#NPRSource of the week: Janelle Jones

Janelle Jones is an Economic Analyst at the Economic Policy Institute. Her research focuses on labor market topics around race, ethnicity, and the economy. She was previously a research associate at the Center for Economic and Policy Research, where she worked on unemployment, job quality, the economics of racial inequality, and unions. Her research has been cited in the New Yorker, The Economist, The Washington Post, and Harper’s.

Janelle Jones

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#NPRSource of the Week: Raj Date

Raj Date was the first Deputy Director of the U.S. Consumer Financial Protection Bureau, where he helped guide the bureau’s early strategic, operational, and policy initiatives. Prior to being appointed Deputy Director, he acted as the Special Advisor to the Secretary of the Treasury.

Date began his career in banking, and was a Managing Director at Deutsche Bank Securities before founding a nonprofit think tank to research the regulation of financial firms.

Raj Date

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#NPRSource of the Week: Miguel Tinker Salas

Miguel Tinker Salas is a professor of History and Latin American Studies at Pomona College and is an authority on the political and social issues confronting Latin America. Salas is most recently the author of Venezuela: What Everyone Needs to Know (2015).

His research interests in particular center on Venezuelan politics and culture, and the U.S. presence in Venezuela. He is also interested in Latin American immigration policies and the diaspora. His expertise has been featured in several media outlets, including CNNNPR, and The New York Times.

Miguel Tinker Salas photo

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#NPRSource of the Week: Regina Shih

Regina Shih is a Senior Policy Researcher at the RAND Corporation where she leads the Climate Change and Health Group. She conducts research in three primary areas: environmental health, aging, and mental health.

Shih has led environmental health projects to develop a toolkit to improve older adults’ resilience to climate change, to identify chemical exposures following climate change-related storms and flooding, and to estimate the health effects of lead exposure and ambient air pollution. She has been cited in outlets such as NPRCNN, and US News and World Report.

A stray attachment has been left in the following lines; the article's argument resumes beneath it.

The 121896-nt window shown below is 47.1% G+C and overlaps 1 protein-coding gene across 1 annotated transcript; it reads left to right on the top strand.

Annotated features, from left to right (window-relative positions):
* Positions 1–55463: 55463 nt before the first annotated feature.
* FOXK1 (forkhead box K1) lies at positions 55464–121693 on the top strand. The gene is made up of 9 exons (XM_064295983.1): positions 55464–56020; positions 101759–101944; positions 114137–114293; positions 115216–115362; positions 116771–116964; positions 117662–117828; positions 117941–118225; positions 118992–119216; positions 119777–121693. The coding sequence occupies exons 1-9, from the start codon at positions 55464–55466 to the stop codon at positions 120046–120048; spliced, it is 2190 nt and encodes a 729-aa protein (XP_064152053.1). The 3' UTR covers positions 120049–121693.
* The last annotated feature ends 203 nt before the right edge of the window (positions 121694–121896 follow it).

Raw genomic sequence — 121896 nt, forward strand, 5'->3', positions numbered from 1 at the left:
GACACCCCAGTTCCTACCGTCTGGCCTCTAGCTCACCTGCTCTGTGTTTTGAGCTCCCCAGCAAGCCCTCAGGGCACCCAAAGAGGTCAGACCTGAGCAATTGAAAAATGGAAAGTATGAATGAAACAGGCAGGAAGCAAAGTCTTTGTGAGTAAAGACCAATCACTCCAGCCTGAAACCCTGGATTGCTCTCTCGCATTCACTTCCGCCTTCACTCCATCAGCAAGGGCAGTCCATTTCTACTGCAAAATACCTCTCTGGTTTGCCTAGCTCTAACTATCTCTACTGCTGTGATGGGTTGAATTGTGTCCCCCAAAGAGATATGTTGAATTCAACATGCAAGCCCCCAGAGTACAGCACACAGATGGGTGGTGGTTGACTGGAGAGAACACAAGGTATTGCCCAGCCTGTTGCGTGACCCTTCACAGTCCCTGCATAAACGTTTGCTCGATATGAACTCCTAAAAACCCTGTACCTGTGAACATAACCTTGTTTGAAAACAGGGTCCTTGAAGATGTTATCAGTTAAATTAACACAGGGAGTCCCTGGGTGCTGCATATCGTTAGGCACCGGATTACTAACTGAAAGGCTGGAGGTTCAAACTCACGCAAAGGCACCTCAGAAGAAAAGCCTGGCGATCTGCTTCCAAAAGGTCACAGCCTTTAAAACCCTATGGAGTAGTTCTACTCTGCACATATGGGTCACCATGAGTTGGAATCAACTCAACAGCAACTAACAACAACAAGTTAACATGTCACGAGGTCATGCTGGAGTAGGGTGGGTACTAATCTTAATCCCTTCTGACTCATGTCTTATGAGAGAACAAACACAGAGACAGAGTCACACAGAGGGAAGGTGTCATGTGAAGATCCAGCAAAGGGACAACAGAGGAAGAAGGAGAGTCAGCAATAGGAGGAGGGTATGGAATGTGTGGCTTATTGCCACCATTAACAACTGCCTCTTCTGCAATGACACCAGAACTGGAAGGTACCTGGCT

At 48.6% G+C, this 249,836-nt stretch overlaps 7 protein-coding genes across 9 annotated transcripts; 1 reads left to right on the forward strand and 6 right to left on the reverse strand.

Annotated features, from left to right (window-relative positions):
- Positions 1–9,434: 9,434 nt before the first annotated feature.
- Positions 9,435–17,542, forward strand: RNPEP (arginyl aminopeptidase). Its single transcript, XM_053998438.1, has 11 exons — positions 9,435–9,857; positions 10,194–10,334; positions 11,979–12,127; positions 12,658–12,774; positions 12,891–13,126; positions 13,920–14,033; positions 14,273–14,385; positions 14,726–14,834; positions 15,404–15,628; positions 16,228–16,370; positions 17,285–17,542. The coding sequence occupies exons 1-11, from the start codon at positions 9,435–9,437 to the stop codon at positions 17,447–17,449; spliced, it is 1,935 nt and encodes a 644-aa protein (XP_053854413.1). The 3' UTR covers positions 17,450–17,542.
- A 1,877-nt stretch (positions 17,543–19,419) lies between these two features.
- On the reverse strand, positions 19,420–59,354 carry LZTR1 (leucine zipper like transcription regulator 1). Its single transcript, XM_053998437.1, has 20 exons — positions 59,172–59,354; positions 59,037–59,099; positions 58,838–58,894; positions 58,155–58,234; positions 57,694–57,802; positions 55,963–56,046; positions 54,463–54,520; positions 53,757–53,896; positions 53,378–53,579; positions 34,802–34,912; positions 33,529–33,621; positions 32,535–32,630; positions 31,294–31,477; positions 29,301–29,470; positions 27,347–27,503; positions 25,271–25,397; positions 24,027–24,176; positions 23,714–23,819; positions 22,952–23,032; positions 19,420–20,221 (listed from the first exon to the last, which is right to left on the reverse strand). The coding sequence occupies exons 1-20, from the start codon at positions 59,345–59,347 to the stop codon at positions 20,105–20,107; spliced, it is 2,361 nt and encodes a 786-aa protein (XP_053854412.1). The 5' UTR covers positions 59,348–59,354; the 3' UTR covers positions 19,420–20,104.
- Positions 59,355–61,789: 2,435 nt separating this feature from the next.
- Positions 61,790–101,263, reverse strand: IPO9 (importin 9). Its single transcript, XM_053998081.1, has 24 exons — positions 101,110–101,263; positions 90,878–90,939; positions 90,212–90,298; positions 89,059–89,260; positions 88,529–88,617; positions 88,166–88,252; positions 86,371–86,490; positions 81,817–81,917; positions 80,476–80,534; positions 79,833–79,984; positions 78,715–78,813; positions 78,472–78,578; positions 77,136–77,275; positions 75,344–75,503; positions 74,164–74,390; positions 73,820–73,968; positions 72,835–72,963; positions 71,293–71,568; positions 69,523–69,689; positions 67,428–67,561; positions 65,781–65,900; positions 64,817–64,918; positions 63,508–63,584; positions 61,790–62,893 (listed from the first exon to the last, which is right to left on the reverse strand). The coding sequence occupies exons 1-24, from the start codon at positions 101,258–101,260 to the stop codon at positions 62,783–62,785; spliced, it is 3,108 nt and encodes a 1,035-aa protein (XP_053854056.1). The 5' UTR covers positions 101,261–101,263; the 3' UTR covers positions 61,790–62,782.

Regina A Shih photo

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#NPRSource of the Week: Ninez A. Ponce

Ninez A. Ponce is an associate center director at the UCLA Center for Health Policy Research and a professor at the UCLA Fielding School of Public Health. She studies immigrant and global health, social penalties on health and access to health care, and health disparities among different populations in the U.S.

Ponce has led pioneering efforts in multicultural survey research, improving how health surveys account for measures of racial/ethnic identity, acculturation, generational status, and discrimination. Her research has focused on understanding the effects of macroeconomic changes on health and health care access in developing countries, and in low-income neighborhoods and racial/ethnic groups in the U.S.

Ninez Ponce photo

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Our #NPRSource this Week: David C. Kang

David C. Kang is a professor of International Relations and Business at the University of Southern California. He is also the director of both the USC Korean Studies Institute and the USC Center for International Studies. Kang is broadly interested in the international relations of Asia, with his research exploring questions of economic development, security relations in the region, and the historical basis of contemporary relations. His latest book is American Grand Strategy and East Asian Security in the 21st Century (Cambridge, 2017).

Kang is a regular consultant for U.S. government agencies and the military for his regional expertise. He has also written opinion pieces in several publications, including the New York Times and the Washington Post, and he has appeared regularly in media such as CNN, WNYC, and NPR.

David C Kang photo

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#NPRSource of the Week: Rashid Khalidi

Rashid Khalidi is a professor of Arab Studies at Columbia University. His research has focused on the history and political situation of the Middle East, with a particular focus on Palestine and the Israeli-Palestinian conflict. Previously, he served as an advisor to the Palestinian delegation to the Arab-Israeli peace negotiations from October 1991 to June 1993. He is most recently the author of Brokers of Deceit: How the U.S. has Undermined Peace in the Middle East [2013].

Khalidi has written on Middle Eastern history and politics in opinion pieces for several publications, including The New York Times, The Guardian, and The Nation. He has been interviewed by numerous radio and TV programs, including All Things Considered, Talk of the Nation, and CNN.

Rashid Khalidi photo

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